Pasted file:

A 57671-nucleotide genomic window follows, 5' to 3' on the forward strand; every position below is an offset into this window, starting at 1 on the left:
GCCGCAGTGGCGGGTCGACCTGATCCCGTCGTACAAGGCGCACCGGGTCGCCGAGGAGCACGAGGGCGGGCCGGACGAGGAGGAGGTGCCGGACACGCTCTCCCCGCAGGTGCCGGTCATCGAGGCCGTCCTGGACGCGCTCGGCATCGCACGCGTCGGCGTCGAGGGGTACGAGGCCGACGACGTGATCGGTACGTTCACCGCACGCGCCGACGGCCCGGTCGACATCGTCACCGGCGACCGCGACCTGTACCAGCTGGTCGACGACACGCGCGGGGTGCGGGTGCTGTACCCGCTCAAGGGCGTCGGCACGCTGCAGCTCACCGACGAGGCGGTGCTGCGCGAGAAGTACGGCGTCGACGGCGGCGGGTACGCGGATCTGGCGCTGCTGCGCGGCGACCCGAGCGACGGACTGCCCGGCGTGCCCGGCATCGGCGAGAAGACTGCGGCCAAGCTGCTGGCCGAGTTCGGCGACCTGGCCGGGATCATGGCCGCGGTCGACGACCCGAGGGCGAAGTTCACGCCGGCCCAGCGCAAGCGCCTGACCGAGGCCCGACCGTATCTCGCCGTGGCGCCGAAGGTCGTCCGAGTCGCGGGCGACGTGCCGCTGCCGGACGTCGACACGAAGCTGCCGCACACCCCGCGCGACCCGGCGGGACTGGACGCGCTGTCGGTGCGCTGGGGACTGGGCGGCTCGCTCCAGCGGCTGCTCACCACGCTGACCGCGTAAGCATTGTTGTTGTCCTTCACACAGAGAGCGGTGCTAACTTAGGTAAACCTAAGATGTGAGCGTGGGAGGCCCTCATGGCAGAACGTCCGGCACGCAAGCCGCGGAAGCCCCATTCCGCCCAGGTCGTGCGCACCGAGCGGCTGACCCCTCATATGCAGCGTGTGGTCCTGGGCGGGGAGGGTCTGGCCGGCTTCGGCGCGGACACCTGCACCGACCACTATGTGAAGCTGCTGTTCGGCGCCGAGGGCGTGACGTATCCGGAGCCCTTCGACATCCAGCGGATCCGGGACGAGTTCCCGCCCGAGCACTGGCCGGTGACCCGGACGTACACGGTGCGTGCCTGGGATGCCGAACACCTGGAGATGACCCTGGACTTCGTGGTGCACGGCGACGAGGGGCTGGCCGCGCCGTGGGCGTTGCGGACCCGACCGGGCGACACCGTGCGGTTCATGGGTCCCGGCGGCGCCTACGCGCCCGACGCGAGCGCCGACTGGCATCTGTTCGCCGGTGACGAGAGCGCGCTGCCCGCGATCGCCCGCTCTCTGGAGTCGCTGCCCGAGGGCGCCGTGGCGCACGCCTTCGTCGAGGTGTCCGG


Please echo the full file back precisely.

A 57671-nucleotide genomic window follows, 5' to 3' on the forward strand; every position below is an offset into this window, starting at 1 on the left:
GCCGCAGTGGCGGGTCGACCTGATCCCGTCGTACAAGGCGCACCGGGTCGCCGAGGAGCACGAGGGCGGGCCGGACGAGGAGGAGGTGCCGGACACGCTCTCCCCGCAGGTGCCGGTCATCGAGGCCGTCCTGGACGCGCTCGGCATCGCACGCGTCGGCGTCGAGGGGTACGAGGCCGACGACGTGATCGGTACGTTCACCGCACGCGCCGACGGCCCGGTCGACATCGTCACCGGCGACCGCGACCTGTACCAGCTGGTCGACGACACGCGCGGGGTGCGGGTGCTGTACCCGCTCAAGGGCGTCGGCACGCTGCAGCTCACCGACGAGGCGGTGCTGCGCGAGAAGTACGGCGTCGACGGCGGCGGGTACGCGGATCTGGCGCTGCTGCGCGGCGACCCGAGCGACGGACTGCCCGGCGTGCCCGGCATCGGCGAGAAGACTGCGGCCAAGCTGCTGGCCGAGTTCGGCGACCTGGCCGGGATCATGGCCGCGGTCGACGACCCGAGGGCGAAGTTCACGCCGGCCCAGCGCAAGCGCCTGACCGAGGCCCGACCGTATCTCGCCGTGGCGCCGAAGGTCGTCCGAGTCGCGGGCGACGTGCCGCTGCCGGACGTCGACACGAAGCTGCCGCACACCCCGCGCGACCCGGCGGGACTGGACGCGCTGTCGGTGCGCTGGGGACTGGGCGGCTCGCTCCAGCGGCTGCTCACCACGCTGACCGCGTAAGCATTGTTGTTGTCCTTCACACAGAGAGCGGTGCTAACTTAGGTAAACCTAAGATGTGAGCGTGGGAGGCCCTCATGGCAGAACGTCCGGCACGCAAGCCGCGGAAGCCCCATTCCGCCCAGGTCGTGCGCACCGAGCGGCTGACCCCTCATATGCAGCGTGTGGTCCTGGGCGGGGAGGGTCTGGCCGGCTTCGGCGCGGACACCTGCACCGACCACTATGTGAAGCTGCTGTTCGGCGCCGAGGGCGTGACGTATCCGGAGCCCTTCGACATCCAGCGGATCCGGGACGAGTTCCCGCCCGAGCACTGGCCGGTGACCCGGACGTACACGGTGCGTGCCTGGGATGCCGAACACCTGGAGATGACCCTGGACTTCGTGGTGCACGGCGACGAGGGGCTGGCCGCGCCGTGGGCGTTGCGGACCCGACCGGGCGACACCGTGCGGTTCATGGGTCCCGGCGGCGCCTACGCGCCCGACGCGAGCGCCGACTGGCATCTGTTCGCCGGTGACGAGAGCGCGCTGCCCGCGATCGCCCGCTCTCTGGAGTCGCTGCCCGAGGGCGCCGTGGCGCACGCCTTCGTCGAGGTGTCCGG